The distracted listener gets the impression of an engaged, knowledgeable leader.
Skeptical? That’s probably because you’re receiving this in print, a logical medium. A good reader absorbs whole paragraphs, not words or phrases. Imagine hearing a Bushism on television while you’re making dinner and the dog is barking and the kids are arguing over who got to use the Play Station last and you’re wondering whether it’s time to get an oil change. A great Bushism is a work of art—neither an accurate representation of reality nor an appeal to logic, but a series of impressions that bring Bush closer to the group he wants to appeal to.
What Bush says: I believe we are called to do the hard work to make our communities and quality of life a better place.
What sticks in people’s minds: … believe … called … hard work … communities … quality of life … better place.
Bush attracts red state voters by emphasizing the values of hard work, quality of life, and making our community a better place. He also injects the Christian code words “believe” and “called” (a Christian is called by God to fulfill his mission in life). He uses these code words efficiently, with a brevity impossible in a logical sentence.
What Bush says: And so during these holiday seasons, we thank our blessings.
What sticks in people’s minds: … holiday season … thank … blessings.
Try using each code phrase with proper grammar and syntax. “And so, during this holiday season, we thank the Maker for all our blessings.” That takes four more words than Bush’s more efficient usage, and requires the politically tricky mention of a higher deity. Bushisms carry the risk of being unintentionally hilarious.
What Bush says: Too many good docs are getting out of the business. Too many OB/GYN’s aren’t able to practice their love with women all across the country.
What sticks in people’s minds: … good docs … love … women.
But despite his gaffes, he stays on message with an unshakeable determination. In a speech to Native American tribes, he delivers a single message — tribes are sovereign entities — by repeating it. No other concept muddies these sovereign waters.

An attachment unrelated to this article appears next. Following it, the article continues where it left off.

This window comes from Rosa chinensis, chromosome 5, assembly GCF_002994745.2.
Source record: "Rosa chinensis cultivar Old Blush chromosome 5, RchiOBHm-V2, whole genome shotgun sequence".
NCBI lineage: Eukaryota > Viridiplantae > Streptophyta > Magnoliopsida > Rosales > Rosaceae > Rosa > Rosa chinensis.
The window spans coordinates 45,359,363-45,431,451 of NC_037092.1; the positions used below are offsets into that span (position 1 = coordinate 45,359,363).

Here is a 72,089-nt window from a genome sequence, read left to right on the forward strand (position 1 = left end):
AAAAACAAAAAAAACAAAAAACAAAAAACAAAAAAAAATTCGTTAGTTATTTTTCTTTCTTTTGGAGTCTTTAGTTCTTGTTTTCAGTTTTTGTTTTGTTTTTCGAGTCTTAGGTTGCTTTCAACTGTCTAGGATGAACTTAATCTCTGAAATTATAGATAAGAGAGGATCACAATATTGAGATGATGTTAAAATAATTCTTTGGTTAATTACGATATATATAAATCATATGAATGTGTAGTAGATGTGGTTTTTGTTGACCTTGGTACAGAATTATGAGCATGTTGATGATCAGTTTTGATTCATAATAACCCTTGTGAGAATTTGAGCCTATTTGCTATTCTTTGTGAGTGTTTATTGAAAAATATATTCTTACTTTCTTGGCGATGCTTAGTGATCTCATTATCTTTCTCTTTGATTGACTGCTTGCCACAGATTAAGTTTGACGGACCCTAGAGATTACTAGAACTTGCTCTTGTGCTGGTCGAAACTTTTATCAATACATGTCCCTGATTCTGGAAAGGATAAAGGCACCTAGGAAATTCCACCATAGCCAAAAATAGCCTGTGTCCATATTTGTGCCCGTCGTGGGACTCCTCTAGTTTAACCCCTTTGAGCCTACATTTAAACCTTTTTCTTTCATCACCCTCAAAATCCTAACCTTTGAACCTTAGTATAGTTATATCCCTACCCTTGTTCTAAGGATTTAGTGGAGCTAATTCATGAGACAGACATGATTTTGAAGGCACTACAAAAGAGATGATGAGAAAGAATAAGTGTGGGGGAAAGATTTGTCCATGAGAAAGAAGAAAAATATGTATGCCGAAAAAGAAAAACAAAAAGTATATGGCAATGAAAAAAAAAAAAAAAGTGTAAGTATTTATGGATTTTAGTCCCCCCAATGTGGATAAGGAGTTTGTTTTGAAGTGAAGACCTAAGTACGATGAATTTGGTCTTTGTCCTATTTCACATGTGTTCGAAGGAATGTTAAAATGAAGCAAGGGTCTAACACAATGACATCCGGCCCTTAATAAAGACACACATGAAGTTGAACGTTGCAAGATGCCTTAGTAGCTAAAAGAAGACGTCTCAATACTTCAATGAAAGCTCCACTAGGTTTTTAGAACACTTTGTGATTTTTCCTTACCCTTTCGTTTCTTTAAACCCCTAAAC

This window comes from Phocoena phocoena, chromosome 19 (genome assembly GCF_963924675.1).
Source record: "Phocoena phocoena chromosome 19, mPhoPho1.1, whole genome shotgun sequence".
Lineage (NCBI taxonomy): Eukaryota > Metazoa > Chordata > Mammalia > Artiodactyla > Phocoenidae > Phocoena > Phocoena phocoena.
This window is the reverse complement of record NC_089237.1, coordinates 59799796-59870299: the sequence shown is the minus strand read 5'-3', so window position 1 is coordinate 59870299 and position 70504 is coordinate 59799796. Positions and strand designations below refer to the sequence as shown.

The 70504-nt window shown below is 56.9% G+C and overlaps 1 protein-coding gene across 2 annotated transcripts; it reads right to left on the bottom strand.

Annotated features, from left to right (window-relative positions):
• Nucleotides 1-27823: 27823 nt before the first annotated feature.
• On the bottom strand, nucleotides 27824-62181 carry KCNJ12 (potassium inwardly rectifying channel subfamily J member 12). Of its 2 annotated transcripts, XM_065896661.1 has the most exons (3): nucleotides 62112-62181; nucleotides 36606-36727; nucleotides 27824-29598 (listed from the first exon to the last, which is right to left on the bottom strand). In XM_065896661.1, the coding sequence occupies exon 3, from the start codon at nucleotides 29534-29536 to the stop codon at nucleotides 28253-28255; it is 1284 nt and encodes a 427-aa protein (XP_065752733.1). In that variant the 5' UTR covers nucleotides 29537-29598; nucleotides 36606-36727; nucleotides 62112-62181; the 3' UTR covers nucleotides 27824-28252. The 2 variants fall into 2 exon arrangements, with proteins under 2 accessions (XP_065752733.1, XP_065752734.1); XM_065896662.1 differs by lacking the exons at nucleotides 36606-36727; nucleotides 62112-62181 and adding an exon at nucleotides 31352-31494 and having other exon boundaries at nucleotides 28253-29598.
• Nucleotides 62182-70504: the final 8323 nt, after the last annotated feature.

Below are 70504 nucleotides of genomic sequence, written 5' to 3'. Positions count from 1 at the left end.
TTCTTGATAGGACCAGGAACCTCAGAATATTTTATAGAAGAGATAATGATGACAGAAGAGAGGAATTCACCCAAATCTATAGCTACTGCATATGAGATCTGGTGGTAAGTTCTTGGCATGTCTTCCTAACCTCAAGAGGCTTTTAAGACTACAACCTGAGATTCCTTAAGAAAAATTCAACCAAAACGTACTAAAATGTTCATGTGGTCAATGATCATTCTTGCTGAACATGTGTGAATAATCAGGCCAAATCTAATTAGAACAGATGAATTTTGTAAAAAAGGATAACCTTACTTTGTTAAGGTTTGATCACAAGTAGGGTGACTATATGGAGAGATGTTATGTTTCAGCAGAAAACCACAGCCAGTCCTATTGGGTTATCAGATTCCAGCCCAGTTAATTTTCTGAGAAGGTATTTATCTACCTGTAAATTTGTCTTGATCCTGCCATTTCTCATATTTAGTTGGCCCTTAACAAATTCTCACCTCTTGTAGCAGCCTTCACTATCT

What Bush says: Tribal sovereignty means that, it’s sovereign. You’re a — you’ve been given sovereignty, and you’re viewed as a sovereign entity. And, therefore, the relationship between the federal government and tribes is one between sovereign entities.
What sticks in people’s minds: Tribal sovereignty … sovereign … sovereignty… sovereign entity… sovereign entities.
The fact that his statement didn’t actually state anything is nothing new. Politicians rarely say anything that could get them in trouble. Bush does this tradition one better by repeating a commonplace or value and using code words like “sovereignty” that appeal to the particular audience.
What Bush says: The goals for this country are peace in the world. And the goals for this country are a compassionate American for every single citizen. That compassion is found in the hearts and souls of the American citizens.
What sticks in people’s minds: … goals … peace … goals … compassionate … compassion … hearts and souls.
What Bush says: It’s a time of sorrow and sadness when we lose a loss of life.
What sticks in people’s minds: …sorrow…sadness…loss…life.
Now You Try It
Experiment on your own. Take rational, fully articulated thoughts and reduce them to logic-free collections of values.
Rational thought: Boys, we can win this one. We’re bigger in size, we’ve practiced harder, and we have the better game plan.
Logic-free values: Men, get out there. Be big. Be hard. Work the plan. Win the game.
Rational thought: Don’t be scared. There aren’t any monsters under the bed.
Logic-free values: You’re safe. I’ll be safe here, protecting you, in your own warm bed.
To speak in Bushisms or other effective code language, choose the words that work, and avoid denying words that trigger a bad response. If you say “Don’t be scared,” a kid may hear, “Scared.” If you say, “There aren’t any monsters under the bed,” the kid hears, “…monsters under the bed.” On the other hand, you can use denial to mean the exact opposite of what you’re literally saying, as Bush did when he described how Iraqis received our troops.
What Bush says: I think we are welcomed. But it was not a peaceful welcome.
What sticks in people’s minds: … welcomed. … peaceful welcome.
The technique is harder than it looks. It takes a great deal of practice to be able to paint a value-packed, logic-free picture like this one that Bush created early in the Iraq War.
“There’s only one person who hugs the mothers and the widows, the wives and the kids upon the death of their loved one. Others hug but having committed the troops, I’ve got an additional responsibility to hug and that’s me and I know what it’s like.”
How many code words can you find hidden in that pointillist picture?
Blue staters have a hard time with this kind of fractured code language. They prefer a Bill Clinton or John Kerry who can speak whole, logical, publishable thoughts. But John Kerry lost the election in part because he tried to win his arguments while Bush focused on identity. In a formal debate, as the ancients said, rhetoric is verbal jousting. But in human society, as the modern rhetoricians say, rhetoric is social glue. — Jay Heinrichs